The Volkswagen K70 (pronounced as "ka siebzig" in German) is a sedan automobile developed by NSU and sold by Volkswagen from 1970 till February 1975. The K70 was the first VW to have a front-mounted watercooled engine.
VW was nevertheless in desperate need for a new family sedan to replace the commercially unsuccessful Type 4, which itself had been intended as a move upmarket for the Beetle based cars. Thinking that the K70, featuring front wheel drive and modern styling, was the perfect way to transform its image, the Wolfsburg firm quickly scrapped publicity material showing the K70 badged as an NSU, and just over a year later the sedan instead went into production not at Neckarsulm, but at Volkswagen's new Salzgitter plant. Now branded as a Volkswagen, the K70 finally started coming of the production line with little fanfare in August 1970, and was launched in export markets during the ensuing months. A launch date for the wagon / estate version, already delayed, was further deferred - indefinitely as it turned out.
Although the look of the K70 was modern, the performance from the engine, especially on the entry level 75 bhp versions, was merely adequate. Comparison with the 411, which by 1970 had acquired an enlarged engine and fuel injection, was and is hard to avoid. Neither of VW's family middle weight sedans topped the charts for top speed and acceleration, nor for fuel consumption, and the K70's indifferent fuel consumption became an increasingly pressing issue because the car's production run coincided with the 1973 oil price shock. The introduction during 1973 of an 1807 cc version with a claimed 100 bhp addressed the most acute performance concerns. The final K70s did out accelerate the final 412s, and had a higher maximum speed. But in respect of fuel efficiency, the air-cooled model - at least in manual transmission guise - retained a useful advantage till the end.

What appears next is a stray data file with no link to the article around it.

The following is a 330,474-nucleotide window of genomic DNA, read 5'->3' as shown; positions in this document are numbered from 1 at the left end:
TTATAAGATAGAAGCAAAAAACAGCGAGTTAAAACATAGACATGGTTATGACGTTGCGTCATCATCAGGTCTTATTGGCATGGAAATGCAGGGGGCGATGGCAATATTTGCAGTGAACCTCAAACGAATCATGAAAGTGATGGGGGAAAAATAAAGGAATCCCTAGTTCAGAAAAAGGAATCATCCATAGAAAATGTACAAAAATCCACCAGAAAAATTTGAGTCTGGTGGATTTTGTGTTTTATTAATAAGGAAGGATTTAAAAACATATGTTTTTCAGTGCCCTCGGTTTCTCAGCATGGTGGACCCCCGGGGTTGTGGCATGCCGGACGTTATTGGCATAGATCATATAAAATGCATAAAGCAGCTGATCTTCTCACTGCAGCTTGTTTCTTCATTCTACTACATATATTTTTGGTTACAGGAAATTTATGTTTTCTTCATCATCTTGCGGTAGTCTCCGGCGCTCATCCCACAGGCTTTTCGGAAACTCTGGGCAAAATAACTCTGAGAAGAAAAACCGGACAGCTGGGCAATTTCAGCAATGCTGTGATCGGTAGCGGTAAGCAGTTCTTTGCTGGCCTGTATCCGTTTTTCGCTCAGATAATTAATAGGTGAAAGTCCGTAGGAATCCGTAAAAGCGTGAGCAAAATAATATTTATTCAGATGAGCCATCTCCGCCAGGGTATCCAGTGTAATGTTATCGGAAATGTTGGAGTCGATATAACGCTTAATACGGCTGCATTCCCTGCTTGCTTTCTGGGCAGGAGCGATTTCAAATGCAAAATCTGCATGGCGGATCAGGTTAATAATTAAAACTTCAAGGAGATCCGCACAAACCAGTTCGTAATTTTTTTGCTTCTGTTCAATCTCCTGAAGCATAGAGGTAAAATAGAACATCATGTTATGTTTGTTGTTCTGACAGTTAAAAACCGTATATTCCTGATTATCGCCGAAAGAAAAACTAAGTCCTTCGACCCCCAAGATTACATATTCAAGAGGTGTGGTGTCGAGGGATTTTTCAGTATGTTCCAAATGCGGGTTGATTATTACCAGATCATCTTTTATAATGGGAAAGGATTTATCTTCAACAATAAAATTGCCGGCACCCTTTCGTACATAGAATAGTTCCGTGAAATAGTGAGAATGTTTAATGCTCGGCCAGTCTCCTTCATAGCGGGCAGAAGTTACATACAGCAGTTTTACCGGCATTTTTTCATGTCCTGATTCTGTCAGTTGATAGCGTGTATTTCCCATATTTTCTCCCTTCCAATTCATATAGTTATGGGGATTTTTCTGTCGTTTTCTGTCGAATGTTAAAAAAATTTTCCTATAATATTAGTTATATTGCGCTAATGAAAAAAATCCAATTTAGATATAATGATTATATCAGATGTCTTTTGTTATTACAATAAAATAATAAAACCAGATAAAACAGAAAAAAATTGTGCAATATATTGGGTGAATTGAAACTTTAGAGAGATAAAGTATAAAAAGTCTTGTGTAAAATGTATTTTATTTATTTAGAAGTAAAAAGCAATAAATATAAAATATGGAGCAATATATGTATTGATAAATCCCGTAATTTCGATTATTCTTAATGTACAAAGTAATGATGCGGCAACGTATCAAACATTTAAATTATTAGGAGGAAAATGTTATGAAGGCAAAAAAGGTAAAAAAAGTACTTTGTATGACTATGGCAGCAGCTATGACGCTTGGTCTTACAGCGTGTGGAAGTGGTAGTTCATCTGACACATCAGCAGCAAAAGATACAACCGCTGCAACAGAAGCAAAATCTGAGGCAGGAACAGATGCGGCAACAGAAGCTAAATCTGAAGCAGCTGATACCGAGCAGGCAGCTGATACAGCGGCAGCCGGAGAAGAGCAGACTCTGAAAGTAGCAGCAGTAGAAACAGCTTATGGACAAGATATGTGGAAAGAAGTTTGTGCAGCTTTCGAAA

The 1960s was a decade when forward looking manufacturers were highlighting secondary safety features. Those on the K70 included a fuel tank mounted directly over the rear axle, ahead of the trunk / boot. As publicity for the Mercedes-Benz S Class would stress when that car was launched in 1972, this was the least vulnerable position in terms of the risk of the fuel tank being punctured in the event of a crash. The steering column was angled in order to reduce the risk of its being pushed too far back into the passenger cabin, and while seat-belts were an optional extra at least on the domestic market, mounting points for them were standard.
In total, Volkswagen had produced 210,082 K70s before the car was withdrawn from sale in February 1975.
|Produced:||1970 - 1974||1970 - 1973||1973 - 1974|
|Engine:||4-cylinder-inline engine (four-stroke), front-mounted|
|Bore x Stroke:||82 mm x 76 mm||87 mm x 76 mm|
|Displacement:||1605 cc||1807 cc|
|Max. Power @ rpm:||@ 5200||@ 5200||@ 5300|
|Max. Torque @ rpm:||@ 3500||@ 4000||@ 3750|
|Compression Ratio:||8.0 : 1||9.5 : 1||9.5 : 1|
|Fuel feed:||single 2bbl-carburetor Solex 40DDH, later 40DDHT|
|Fuel tank capacity:|
|Valvetrain:||Overhead camshaft, duplex chain|
|Gearbox:||4-speed-manual, front wheel drive|
|Electrical system:||12 volt|
|Front suspension:||McPherson axle, coil springs, anti-roll bar|
|Rear suspension::||Trailing arms, coils springs, anti-roll bar|
|Brakes:||Front discs (Ø 255 mm), rear drums, servo-assisted|
|Steering:||Rack & pinion|
|Body structure:||Sheet steel, unibody (monocoque) construction|
|Dry weight:||align="center"||align="center" ||
|Loaded weight:||align="center"||align="center" ||
| Track front/|
|Top speed:||align="center"||align="center" ||
|Fuel Consumption:||align="center"||align="center" ||